Duterte tells European lawmakers:
Philippines President Rodrigo Duterte speaks during a news conference at the presidential palace in Manila, Philippines March 13, 2017. Reuters

Philippines President Rodrigo Duterte warned the Court of Appeals that he would ignore the judiciary branch of government if it issues a Temporary Restraining Order (TRO) to use a government property occupied and leased by Sunvar Realty Development Corporation, which is owned by the Prieto families.

The Prieto family owns the country's leading national broadsheet, which is critical to the Duterte's drug war. Though the case is now pending at the Court of Appeals, Duterte, according to GMA news online, warned its judiciaries by saying that "do not wait for the day that I will no longer believe in you (the justices)".

Duterte announced that his administration would like to use the Mile Long Property, located in the country's business center Makati City, for the Filipino people.

The announcement came after Duterte criticised the Philippine Daily Inquirer for being biased against his administration. Moreover, the president also accused the ABS-CBN, the country's leading television network, of biased reporting.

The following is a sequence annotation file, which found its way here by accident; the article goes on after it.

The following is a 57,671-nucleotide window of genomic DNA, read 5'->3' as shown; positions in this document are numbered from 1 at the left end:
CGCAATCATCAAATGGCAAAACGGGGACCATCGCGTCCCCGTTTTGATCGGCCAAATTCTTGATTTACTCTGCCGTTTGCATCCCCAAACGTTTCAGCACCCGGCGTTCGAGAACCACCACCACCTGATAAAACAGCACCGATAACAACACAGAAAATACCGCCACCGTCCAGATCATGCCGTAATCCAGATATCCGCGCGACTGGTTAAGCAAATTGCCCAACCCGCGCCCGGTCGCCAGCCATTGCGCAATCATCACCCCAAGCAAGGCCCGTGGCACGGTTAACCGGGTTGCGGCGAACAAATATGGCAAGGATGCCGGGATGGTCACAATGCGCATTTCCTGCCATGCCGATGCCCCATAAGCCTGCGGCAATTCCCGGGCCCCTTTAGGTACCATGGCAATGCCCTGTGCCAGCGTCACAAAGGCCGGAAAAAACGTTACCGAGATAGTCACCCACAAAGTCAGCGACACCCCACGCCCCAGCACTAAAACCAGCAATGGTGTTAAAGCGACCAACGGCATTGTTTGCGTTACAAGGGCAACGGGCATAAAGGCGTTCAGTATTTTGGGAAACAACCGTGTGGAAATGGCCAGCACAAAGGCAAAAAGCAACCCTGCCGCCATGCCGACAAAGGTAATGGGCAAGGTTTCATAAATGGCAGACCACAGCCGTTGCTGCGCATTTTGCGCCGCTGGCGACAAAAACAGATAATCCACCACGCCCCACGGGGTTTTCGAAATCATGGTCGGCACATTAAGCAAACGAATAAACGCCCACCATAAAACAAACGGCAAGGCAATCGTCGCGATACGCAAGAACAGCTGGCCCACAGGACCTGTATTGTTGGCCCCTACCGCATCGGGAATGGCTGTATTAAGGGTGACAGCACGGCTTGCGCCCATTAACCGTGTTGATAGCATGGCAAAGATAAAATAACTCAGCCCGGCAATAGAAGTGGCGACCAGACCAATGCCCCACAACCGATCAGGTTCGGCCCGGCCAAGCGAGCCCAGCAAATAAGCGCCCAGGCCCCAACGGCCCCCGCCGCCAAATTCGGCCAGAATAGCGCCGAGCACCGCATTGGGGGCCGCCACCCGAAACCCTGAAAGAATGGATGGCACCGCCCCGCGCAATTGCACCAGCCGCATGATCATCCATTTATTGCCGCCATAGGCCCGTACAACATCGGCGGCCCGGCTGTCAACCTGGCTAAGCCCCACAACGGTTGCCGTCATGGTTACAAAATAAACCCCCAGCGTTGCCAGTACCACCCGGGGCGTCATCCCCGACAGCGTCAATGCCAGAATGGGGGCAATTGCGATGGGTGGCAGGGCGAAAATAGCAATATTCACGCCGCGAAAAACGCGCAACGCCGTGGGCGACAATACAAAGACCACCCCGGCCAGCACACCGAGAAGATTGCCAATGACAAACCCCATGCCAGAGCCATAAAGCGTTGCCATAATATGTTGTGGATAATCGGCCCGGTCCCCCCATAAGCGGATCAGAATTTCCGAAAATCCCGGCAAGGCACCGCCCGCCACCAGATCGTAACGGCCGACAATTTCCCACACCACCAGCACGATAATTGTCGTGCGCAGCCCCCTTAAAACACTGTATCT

The camp and owners of Mile Long Property refused to make any further comment on the President's stern warning.

Duterte also appealed to the highest court to control the number of TRO issuances as some of them could hamper the speedy implementation of government projects. However, this claim was rejected by Chief Justice, Maria Lourdes Sereno, who said that the Court of Appeals have granted only one TRO for government infrastructure projects from 2012 to 2013 and in 2015 while there were 2,039 petitions with the court, only 2.45% were issued and not one of them is related to government-implemented projects.

A temporary restraining order is a legal order issued by a court that requires the parties concerned in the case to retain the status quo until a court can deliberate further evidence and decide whether or not issue a preliminary injunction.